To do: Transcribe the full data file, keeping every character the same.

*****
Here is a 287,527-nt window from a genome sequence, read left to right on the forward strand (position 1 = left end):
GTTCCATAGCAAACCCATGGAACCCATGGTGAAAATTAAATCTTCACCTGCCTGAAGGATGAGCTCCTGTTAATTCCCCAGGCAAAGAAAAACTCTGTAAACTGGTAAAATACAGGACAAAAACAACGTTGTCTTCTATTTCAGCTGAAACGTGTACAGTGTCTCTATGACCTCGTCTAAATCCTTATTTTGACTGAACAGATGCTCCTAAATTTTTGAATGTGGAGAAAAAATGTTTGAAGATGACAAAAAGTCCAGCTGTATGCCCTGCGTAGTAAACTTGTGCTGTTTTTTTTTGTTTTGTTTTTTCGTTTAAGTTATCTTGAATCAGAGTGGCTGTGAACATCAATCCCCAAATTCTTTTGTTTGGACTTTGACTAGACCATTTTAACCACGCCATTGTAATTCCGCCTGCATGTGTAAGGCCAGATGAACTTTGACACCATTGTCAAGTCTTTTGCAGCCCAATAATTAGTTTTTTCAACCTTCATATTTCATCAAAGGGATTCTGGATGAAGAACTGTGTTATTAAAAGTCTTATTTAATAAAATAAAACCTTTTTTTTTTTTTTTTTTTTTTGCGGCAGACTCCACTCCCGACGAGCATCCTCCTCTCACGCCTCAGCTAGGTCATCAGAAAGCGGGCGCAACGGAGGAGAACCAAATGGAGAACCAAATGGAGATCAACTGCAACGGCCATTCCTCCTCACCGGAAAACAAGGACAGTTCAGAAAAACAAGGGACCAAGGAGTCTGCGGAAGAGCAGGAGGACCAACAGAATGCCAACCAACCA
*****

Here is a 287,527-nt window from a genome sequence, read left to right on the forward strand (position 1 = left end):
GTTCCATAGCAAACCCATGGAACCCATGGTGAAAATTAAATCTTCACCTGCCTGAAGGATGAGCTCCTGTTAATTCCCCAGGCAAAGAAAAACTCTGTAAACTGGTAAAATACAGGACAAAAACAACGTTGTCTTCTATTTCAGCTGAAACGTGTACAGTGTCTCTATGACCTCGTCTAAATCCTTATTTTGACTGAACAGATGCTCCTAAATTTTTGAATGTGGAGAAAAAATGTTTGAAGATGACAAAAAGTCCAGCTGTATGCCCTGCGTAGTAAACTTGTGCTGTTTTTTTTTGTTTTGTTTTTTCGTTTAAGTTATCTTGAATCAGAGTGGCTGTGAACATCAATCCCCAAATTCTTTTGTTTGGACTTTGACTAGACCATTTTAACCACGCCATTGTAATTCCGCCTGCATGTGTAAGGCCAGATGAACTTTGACACCATTGTCAAGTCTTTTGCAGCCCAATAATTAGTTTTTTCAACCTTCATATTTCATCAAAGGGATTCTGGATGAAGAACTGTGTTATTAAAAGTCTTATTTAATAAAATAAAACCTTTTTTTTTTTTTTTTTTTTTTGCGGCAGACTCCACTCCCGACGAGCATCCTCCTCTCACGCCTCAGCTAGGTCATCAGAAAGCGGGCGCAACGGAGGAGAACCAAATGGAGAACCAAATGGAGATCAACTGCAACGGCCATTCCTCCTCACCGGAAAACAAGGACAGTTCAGAAAAACAAGGGACCAAGGAGTCTGCGGAAGAGCAGGAGGACCAACAGAATGCCAACCAACCA